Maine Election Info

Take our opinions quiz | Find the candidates on your ballot

VIDEO

LePage supporters launch ad opposing budget deal

Posted June 10, 2013, at 6:06 p.m.
Last modified June 11, 2013, at 11:21 a.m.

Related stories

Maine Gov. Paul LePage delivers his State of the State address in in the house chambers in Augusta on Tuesday Feb. 5, 2013.
Maine Gov. Paul LePage delivers his State of the State address in in the house chambers in Augusta on Tuesday Feb. 5, 2013. Buy Photo

AUGUSTA, Maine — A conservative advocacy group associated with Gov. Paul LePage will begin running television ads opposing a budget deal reached by lawmakers last week.

Maine People Before Politics, a group that evolved from the Republican governor’s 2010 transition fund, is launching a television ad campaign starting Tuesday pressuring lawmakers to oppose any tax increases. The budget accord reached last week by lawmakers from both parties would temporarily raise the state’s sales, meals and lodging taxes.

LePage last week threatened to veto the budget deal crafted by the Appropriations Committee because of the tax increases, broadcasting the threat in his weekly radio message.

A WCSH official confirmed to the BDN on Monday afternoon that Maine People Before Politics purchased approximately $14,000 in advertising from Maine’s NBC affiliates in Portland and Bangor, with nearly 60 spots to be aired between the two markets starting Tuesday and running through next Monday.

Ethan Strimling, a former Democratic state senator and a political analyst for the BDN and WCSH 6, extrapolated that the entire ad buy, statewide across multiple network affiliates, was worth between $30,000 and $35,000. He said the ad buy wasn’t big, but enough to get attention.

The advertising purchases were not posted by any of the stations in their public records because the political spending was not on what is considered a “matter of national interest” and was not tied to a public referendum or election campaign.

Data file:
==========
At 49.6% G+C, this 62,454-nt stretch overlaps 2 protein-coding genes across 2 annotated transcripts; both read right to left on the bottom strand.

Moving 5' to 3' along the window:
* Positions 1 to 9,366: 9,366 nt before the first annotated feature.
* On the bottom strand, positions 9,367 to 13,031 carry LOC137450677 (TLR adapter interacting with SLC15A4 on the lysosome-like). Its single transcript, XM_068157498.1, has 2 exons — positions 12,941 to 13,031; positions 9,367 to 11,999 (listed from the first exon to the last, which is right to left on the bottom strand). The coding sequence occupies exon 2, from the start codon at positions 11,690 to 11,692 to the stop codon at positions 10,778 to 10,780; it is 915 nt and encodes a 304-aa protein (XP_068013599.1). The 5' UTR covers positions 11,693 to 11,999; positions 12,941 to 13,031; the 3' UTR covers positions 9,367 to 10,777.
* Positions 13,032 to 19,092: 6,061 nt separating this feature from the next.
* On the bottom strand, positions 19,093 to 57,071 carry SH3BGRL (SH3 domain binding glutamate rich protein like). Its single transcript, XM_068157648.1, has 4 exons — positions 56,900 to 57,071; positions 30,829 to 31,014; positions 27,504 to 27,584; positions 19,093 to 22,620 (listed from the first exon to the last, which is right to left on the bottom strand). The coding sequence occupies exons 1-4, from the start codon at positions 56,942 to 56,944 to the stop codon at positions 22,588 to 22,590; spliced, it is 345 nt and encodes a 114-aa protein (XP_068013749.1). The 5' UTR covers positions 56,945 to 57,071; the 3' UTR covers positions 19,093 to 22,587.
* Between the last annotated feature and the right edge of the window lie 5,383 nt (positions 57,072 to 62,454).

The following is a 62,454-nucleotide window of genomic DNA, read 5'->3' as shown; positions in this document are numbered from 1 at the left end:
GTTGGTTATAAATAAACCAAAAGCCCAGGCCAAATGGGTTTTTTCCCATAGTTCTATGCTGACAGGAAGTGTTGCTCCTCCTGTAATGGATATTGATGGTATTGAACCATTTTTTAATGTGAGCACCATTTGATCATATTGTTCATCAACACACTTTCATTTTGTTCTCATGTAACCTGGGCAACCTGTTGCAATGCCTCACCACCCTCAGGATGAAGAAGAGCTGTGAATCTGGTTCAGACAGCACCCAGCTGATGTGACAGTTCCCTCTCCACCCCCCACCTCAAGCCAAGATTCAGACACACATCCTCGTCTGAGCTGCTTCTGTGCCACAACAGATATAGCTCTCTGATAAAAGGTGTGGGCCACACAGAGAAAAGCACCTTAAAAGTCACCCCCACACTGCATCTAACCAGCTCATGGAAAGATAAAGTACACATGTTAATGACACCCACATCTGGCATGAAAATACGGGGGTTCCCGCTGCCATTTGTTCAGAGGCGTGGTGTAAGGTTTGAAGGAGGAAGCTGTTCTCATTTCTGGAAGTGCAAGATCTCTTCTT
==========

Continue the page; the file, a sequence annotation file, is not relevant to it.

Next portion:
According to a script of the ad obtained by Strimling, the ad touts LePage’s success in passing a wide-ranging income tax cut in 2011 that took effect earlier this year. “Now some legislators, led by liberal special interests, want tax increases,” the script reads, according to Strimling. “Tell your legislators. Let’s not turn back the clock now. Let’s keep the economy moving.”

“It’s very strange to have a governor’s political arm taking out ads calling on people to call on their legislators to change their votes,” Strimling told the BDN on Monday afternoon. “It’ll be interesting to see how effective it is, but it certainly is unprecedented in Maine political history.”

Brent Littlefield, LePage’s political adviser who works with Maine People Before Politics, didn’t confirm the ad buy, saying he couldn’t comment on an ad that hadn’t yet aired. Maine People Before Politics, however, tweeted messages throughout the day touting May polling data that the group said prove Maine residents don’t support raising taxes to fill the state’s budget gap.

“The whole point that Maine People Before Politics has been trying to make this year, including the most recent effort, is about continuing to grow the economy,” Littlefield said.

The TV ad push marks the second of the legislative session by Maine People Before Politics in which the group has asked viewers to pressure their lawmakers to vote a certain way. Maine People Before Politics is registered as a nonprofit organization and doesn’t disclose its donors.

The group caused an uproar at the State House in April when it aired its first ad of the spring, which encouraged Mainers to urge their legislators to support LePage’s plan to repay Maine’s $484 million debt to its hospitals. The ad criticized LePage’s predecessor, Democrat John Baldacci, for leaving behind that debt to the state’s 39 hospitals when he left office in 2011.

Maine People Before Politics launched a website with an online petition, www.NoHospitalDebt.org, to accompany the April ad.

“The sad thing is that Gov. LePage has not once taken the time to work with the Legislature to find a budget everyone agrees on,” said Lizzy Reinholt, a Maine Democratic Party spokeswoman. “Instead, he’s focused on bullying legislators to support his extremely unpopular budget proposal.”

CORRECTION:

A previous version of this story said Maine People Before Politics evolved from the governor’s campaign fund. It evolved from the governor’s transition fund.

SEE COMMENTS →

ADVERTISEMENT | Grow your business
ADVERTISEMENT | Grow your business

Similar Articles

More in Politics